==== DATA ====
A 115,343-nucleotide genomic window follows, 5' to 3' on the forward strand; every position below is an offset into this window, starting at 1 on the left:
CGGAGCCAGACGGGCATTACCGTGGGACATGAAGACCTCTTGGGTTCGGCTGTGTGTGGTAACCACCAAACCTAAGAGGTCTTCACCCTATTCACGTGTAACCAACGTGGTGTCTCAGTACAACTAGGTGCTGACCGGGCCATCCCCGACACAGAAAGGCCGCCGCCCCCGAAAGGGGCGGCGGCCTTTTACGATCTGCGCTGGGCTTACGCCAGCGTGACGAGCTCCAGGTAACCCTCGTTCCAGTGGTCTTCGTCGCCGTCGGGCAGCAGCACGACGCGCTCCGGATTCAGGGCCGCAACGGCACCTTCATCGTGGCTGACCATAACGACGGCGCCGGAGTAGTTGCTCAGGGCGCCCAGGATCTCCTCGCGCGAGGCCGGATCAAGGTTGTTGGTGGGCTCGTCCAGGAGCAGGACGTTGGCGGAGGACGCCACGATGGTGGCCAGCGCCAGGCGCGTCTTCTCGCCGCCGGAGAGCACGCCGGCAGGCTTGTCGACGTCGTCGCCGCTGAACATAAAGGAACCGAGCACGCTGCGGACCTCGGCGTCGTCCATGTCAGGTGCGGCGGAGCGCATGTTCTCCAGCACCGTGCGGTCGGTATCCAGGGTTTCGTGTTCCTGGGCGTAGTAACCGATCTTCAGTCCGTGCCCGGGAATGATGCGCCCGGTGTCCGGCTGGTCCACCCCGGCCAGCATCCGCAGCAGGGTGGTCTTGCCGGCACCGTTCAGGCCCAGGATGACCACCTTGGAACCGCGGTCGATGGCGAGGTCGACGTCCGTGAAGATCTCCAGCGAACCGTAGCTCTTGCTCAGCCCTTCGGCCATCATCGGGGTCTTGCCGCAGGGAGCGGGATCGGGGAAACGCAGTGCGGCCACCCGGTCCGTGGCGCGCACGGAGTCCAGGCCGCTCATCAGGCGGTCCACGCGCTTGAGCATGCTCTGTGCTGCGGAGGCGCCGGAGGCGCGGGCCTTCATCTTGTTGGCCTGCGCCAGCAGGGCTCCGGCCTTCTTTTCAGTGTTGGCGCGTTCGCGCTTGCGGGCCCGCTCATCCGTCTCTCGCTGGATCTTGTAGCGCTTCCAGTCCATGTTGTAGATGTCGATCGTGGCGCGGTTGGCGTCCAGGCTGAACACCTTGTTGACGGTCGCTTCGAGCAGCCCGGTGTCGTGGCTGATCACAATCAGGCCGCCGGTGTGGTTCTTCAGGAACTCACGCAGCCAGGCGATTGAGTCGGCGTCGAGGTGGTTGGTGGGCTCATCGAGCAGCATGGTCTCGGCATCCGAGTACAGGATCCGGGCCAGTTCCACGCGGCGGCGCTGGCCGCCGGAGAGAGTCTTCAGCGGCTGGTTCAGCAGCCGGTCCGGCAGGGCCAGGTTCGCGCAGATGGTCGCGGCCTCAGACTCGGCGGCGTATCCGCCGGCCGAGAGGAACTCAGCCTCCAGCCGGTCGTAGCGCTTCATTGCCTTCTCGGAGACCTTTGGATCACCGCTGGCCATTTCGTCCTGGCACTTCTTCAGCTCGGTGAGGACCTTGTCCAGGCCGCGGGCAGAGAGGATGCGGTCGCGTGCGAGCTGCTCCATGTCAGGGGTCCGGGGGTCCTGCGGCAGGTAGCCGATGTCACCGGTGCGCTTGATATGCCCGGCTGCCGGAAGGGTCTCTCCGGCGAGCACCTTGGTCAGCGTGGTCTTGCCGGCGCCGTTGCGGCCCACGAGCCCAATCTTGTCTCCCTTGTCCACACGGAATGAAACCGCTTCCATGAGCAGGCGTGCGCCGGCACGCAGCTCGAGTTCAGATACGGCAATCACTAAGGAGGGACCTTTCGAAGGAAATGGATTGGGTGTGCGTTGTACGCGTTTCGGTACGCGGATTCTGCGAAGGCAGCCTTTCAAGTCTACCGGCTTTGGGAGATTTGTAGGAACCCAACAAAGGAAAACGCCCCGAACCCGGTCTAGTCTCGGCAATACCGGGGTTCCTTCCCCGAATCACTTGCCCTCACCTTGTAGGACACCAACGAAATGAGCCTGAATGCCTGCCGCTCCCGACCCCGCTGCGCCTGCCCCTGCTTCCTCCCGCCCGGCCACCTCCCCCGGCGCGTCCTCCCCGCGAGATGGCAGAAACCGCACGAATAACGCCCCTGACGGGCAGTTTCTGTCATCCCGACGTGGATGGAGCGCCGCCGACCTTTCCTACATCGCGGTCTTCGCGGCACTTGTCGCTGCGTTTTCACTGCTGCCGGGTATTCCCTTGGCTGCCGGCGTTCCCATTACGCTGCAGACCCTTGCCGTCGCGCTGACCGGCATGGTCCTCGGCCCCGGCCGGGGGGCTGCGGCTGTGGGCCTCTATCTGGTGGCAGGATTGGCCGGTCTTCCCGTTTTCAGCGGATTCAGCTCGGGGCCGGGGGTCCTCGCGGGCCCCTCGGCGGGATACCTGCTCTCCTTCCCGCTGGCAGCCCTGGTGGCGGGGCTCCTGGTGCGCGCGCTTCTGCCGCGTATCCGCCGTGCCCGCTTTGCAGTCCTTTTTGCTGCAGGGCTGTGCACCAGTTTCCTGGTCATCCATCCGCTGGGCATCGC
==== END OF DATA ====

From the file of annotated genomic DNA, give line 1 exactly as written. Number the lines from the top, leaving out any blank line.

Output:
A 115,343-nucleotide genomic window follows, 5' to 3' on the forward strand; every position below is an offset into this window, starting at 1 on the left: